Complacency could jeopardize Africa health gains: UN
By Daniel Flynn
LIBREVILLE (Reuters) - Progress by African countries in reducing child deaths from infectious diseases such as measles could be lost unless governments improve routine immunization, a U.N. official said on Friday.
Vaccination campaigns funded by foreign donors have helped reduce deaths from measles in Africa by 91 percent since 2000 to 36,000 last year, according to U.N. figures. Most of the victims are children.
Andy Gay, head of children's health at the United Nations Foundation (UNF), said the risk was now that some governments would assume the problem was solved and neglect vaccinations for diseases such as polio, meningitis, measles and tetanus.
"Vaccination programs have a relatively direct impact on disease, but the problem with this success is that people tend to think the problem has gone away," she told Reuters during a measles immunization program in Gabon funded by the UNF.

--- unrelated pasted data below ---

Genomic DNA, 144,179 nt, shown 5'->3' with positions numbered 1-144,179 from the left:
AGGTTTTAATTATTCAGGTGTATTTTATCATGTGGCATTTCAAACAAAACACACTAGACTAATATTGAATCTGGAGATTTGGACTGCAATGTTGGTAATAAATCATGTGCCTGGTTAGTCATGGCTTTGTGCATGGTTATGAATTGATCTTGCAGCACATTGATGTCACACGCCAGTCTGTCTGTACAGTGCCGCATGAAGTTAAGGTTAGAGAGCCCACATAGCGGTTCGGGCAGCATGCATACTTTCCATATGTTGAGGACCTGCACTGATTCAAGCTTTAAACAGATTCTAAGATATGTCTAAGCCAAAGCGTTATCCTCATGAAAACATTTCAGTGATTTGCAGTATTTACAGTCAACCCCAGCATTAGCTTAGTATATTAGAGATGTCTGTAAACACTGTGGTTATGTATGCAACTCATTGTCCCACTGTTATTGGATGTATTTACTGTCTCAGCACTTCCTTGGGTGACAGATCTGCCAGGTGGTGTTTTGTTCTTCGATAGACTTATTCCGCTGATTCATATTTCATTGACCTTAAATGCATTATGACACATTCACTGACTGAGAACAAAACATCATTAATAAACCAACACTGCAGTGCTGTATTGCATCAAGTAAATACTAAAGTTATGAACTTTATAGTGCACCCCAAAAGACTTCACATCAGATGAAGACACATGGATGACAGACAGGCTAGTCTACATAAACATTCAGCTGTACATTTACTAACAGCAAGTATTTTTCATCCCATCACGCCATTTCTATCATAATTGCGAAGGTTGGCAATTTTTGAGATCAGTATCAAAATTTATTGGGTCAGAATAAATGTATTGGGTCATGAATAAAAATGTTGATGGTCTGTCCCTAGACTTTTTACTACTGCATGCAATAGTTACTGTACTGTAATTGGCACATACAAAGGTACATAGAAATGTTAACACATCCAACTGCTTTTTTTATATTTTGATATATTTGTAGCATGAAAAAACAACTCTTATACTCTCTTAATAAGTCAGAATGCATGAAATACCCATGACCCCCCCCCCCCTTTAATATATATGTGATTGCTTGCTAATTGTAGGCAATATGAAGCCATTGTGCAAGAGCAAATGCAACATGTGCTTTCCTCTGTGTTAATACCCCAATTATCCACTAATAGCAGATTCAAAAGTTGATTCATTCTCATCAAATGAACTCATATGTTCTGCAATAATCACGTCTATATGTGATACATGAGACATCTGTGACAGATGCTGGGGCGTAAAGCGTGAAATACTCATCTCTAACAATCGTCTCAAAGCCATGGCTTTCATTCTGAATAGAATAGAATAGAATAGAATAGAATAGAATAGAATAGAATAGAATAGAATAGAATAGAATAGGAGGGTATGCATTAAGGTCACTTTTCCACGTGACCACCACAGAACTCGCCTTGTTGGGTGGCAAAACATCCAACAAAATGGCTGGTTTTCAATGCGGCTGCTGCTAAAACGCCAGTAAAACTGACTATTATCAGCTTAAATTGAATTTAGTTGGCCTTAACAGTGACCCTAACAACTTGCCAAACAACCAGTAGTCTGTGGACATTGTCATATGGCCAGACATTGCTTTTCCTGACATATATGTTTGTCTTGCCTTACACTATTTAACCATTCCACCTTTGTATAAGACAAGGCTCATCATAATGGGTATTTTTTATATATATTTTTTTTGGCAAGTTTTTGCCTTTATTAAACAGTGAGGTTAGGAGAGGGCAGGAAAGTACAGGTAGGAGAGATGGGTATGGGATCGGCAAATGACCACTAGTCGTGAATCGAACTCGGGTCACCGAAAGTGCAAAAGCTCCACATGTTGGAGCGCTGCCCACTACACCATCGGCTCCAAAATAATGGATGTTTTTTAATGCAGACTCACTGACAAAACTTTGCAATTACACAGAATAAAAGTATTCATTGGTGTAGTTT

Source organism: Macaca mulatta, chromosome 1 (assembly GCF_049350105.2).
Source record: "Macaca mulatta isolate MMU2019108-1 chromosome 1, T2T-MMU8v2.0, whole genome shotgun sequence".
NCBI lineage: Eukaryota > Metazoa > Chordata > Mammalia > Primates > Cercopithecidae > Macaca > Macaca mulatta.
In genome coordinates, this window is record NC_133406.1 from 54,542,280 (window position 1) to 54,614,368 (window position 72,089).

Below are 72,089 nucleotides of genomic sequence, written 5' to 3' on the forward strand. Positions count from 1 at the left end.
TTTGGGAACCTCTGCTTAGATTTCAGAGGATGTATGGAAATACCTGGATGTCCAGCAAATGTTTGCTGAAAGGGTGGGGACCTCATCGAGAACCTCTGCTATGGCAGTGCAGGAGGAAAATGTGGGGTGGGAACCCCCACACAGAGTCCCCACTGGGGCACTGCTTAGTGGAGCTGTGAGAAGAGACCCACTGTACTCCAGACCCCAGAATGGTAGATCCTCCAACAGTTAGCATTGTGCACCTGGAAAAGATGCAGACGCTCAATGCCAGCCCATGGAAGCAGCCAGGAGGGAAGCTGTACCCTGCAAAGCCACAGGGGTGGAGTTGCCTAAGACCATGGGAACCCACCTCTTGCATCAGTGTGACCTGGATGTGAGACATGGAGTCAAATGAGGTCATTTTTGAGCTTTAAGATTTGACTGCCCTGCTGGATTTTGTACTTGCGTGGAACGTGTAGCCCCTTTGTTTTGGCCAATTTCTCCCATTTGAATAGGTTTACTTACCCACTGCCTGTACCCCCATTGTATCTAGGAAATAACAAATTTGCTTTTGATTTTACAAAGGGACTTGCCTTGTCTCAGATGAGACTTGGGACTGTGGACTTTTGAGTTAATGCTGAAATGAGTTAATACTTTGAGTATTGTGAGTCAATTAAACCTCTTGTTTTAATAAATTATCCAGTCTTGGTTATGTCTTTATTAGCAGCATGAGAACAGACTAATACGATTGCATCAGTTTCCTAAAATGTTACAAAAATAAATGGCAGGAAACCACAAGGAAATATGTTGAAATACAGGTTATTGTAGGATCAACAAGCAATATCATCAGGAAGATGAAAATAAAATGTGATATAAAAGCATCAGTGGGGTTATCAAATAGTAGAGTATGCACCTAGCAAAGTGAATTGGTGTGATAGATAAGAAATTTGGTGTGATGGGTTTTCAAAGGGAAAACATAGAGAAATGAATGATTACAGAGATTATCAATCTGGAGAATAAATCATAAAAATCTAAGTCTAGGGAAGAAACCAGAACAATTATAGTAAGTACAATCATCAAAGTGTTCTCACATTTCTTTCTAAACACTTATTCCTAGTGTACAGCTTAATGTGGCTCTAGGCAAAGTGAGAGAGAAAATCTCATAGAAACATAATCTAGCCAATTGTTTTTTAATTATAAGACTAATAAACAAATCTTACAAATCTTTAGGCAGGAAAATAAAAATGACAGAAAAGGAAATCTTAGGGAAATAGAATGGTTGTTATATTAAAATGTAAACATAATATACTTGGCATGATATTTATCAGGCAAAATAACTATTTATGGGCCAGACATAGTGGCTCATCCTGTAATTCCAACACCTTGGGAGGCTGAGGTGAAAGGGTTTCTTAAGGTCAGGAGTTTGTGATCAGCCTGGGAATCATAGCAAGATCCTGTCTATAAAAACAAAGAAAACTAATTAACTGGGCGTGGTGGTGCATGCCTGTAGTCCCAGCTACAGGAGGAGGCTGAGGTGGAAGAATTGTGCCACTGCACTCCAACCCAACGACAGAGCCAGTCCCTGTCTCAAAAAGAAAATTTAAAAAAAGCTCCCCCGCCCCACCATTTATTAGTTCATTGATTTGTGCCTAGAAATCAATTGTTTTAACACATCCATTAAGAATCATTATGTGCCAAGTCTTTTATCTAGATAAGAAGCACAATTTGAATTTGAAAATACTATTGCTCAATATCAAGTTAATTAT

African governments should capitalize on the swift progress made in fighting measles and aim now to eradicate the disease from the continent, Gay said.
Even when measles does not kill, it can leave children blind, brain damaged, or vulnerable to diseases such as pneumonia, the biggest cause of child mortality worldwide.
"This idea that this whole region could achieve something together is really important and countries need to feel that they are part of it, and that takes political leadership," Gay said.
Nigeria, Ethiopia and Democratic Republic of Congo, despite their large populations, had made progress on getting their citizens used to receiving vaccinations, she sa